Museum voor Moderne Kunst, Arnhem
Stedlijk Museum, Schiedam
Teylers Museum, Haarlem
Universiteitsmuseum De Agnietenkapel, Universiteit van Amsterdam
Van Abbemuseum, Eindhoven
Van Gogh Museum, Amsterdam
[i] Letter from Joseph Israels to John Forbes White; see Ina Mary Harrower “Jozef Israels and his Aberdeen Friend” Aberdeen University Review XIV, 1927, 113.
[ii] Albert Wolff, Le Figaro, June 1885. [Le jeune homme, qui prend définitivement rang au Salon de 1885 est M. Israels, fils de l’illustre peintre holandais…Le tableau de ce jeune homme est une des rare toiles, qui vous arrêtent et vous font réfléchir. C’est le meilleur élogue que j’en puisse faire.”]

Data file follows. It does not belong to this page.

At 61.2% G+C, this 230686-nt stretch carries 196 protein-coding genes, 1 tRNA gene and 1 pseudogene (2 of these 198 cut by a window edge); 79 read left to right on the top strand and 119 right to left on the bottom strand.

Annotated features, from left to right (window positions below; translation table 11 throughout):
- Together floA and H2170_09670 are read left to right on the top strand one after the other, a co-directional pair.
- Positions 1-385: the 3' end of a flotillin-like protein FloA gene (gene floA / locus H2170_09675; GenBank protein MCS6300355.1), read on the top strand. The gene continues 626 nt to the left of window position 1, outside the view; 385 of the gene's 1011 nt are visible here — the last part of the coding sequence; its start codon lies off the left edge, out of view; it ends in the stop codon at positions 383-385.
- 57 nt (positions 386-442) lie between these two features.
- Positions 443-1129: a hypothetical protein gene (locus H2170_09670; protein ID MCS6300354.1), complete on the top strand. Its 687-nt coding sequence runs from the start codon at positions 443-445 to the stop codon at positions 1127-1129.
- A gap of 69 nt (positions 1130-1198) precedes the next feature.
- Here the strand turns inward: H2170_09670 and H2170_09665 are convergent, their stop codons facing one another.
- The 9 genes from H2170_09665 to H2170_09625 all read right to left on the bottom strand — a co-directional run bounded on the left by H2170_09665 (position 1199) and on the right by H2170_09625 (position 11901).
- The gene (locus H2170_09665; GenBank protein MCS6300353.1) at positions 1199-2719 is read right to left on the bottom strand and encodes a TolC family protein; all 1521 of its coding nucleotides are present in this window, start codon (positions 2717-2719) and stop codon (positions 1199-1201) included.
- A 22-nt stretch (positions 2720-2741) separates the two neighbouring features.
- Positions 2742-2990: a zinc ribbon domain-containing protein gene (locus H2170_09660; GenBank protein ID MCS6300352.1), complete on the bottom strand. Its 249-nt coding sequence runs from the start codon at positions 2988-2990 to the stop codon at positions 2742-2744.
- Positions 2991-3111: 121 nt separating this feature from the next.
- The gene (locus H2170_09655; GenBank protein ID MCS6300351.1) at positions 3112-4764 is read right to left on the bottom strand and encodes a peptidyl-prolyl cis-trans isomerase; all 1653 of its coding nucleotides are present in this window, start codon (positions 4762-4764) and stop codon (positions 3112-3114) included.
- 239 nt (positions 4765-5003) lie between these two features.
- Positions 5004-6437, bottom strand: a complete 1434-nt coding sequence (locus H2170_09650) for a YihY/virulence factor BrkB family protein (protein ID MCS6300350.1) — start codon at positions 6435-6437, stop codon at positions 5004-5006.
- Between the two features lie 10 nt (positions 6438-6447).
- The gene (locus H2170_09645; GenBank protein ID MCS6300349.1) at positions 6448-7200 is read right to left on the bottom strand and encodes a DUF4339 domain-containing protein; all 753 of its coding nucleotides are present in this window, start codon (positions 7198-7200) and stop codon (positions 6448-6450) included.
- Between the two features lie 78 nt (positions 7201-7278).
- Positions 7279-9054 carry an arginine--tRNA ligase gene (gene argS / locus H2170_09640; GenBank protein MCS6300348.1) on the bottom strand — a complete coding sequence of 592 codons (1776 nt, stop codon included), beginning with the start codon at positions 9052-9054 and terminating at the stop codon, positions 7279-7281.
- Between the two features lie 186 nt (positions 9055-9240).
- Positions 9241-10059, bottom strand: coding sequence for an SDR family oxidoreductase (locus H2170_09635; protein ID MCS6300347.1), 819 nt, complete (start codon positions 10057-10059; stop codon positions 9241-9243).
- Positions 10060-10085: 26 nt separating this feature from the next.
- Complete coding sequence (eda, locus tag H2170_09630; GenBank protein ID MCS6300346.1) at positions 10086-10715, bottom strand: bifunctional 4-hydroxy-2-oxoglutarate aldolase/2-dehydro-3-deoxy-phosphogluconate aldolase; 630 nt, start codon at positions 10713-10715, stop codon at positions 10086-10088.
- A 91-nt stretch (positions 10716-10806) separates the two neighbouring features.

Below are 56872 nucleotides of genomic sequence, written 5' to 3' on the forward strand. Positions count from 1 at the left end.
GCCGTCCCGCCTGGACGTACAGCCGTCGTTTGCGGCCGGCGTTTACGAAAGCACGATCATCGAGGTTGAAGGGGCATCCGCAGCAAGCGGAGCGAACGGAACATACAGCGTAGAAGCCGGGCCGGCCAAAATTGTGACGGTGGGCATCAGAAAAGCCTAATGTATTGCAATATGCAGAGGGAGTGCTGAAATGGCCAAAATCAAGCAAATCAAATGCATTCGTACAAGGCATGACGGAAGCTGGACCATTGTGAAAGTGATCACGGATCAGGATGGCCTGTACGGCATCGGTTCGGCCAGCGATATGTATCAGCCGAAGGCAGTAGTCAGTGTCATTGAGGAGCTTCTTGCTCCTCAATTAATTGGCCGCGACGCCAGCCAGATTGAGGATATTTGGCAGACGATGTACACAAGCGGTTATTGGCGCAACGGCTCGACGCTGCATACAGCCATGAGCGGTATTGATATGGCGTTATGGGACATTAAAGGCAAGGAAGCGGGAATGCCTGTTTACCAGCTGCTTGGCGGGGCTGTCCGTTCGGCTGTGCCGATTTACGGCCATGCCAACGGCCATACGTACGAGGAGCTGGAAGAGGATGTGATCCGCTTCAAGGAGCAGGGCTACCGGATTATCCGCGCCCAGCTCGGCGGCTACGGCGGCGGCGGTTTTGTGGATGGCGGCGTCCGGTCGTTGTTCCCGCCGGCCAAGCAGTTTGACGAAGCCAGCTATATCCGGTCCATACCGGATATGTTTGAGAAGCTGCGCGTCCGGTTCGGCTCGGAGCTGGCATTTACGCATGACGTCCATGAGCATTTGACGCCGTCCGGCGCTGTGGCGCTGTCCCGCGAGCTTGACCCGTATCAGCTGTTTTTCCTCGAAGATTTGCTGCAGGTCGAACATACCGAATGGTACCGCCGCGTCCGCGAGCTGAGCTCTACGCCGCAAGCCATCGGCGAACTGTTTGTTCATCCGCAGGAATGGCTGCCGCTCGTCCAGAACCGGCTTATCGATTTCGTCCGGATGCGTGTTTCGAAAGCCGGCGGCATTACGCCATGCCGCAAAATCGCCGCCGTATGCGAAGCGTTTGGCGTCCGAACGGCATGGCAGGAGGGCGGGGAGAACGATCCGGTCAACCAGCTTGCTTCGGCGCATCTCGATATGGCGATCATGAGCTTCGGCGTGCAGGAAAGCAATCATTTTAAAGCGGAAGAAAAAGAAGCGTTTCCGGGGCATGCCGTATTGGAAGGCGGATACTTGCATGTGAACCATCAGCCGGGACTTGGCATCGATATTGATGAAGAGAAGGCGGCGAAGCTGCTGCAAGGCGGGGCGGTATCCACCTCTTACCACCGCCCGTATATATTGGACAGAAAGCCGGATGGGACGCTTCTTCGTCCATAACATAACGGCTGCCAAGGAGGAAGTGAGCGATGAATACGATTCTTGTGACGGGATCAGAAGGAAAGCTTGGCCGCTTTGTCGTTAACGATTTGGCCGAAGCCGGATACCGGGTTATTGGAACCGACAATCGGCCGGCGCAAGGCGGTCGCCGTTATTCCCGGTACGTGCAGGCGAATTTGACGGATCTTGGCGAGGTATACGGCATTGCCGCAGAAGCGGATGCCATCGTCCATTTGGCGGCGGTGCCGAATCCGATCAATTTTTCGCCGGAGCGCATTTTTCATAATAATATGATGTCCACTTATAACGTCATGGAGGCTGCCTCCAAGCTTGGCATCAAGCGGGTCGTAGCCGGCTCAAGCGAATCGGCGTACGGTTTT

[iii] Anna Wagner, Isaac Israels, Translated from the Dutch by E. H. B. van Noorden Cowan, (Amsterdam: Meulenhoff, 1969), 9. From Isaac Israels’ letter of June 20 1888, originally published in Kunstenaarsbrieven, Wereldbibliotheek, Amsterdam, 1937, 53.
[iv] Anna Wagner, Isaac Israels, Translated from the Dutch by E. H. B. van Noorden Cowan, (Amsterdam: Meulenhoff, 1969), 9-10. Originally published in Frans Erens, “Isaac Israels”, Elsevier’s Geillustreerd Maandschrift XX, 1900, 10.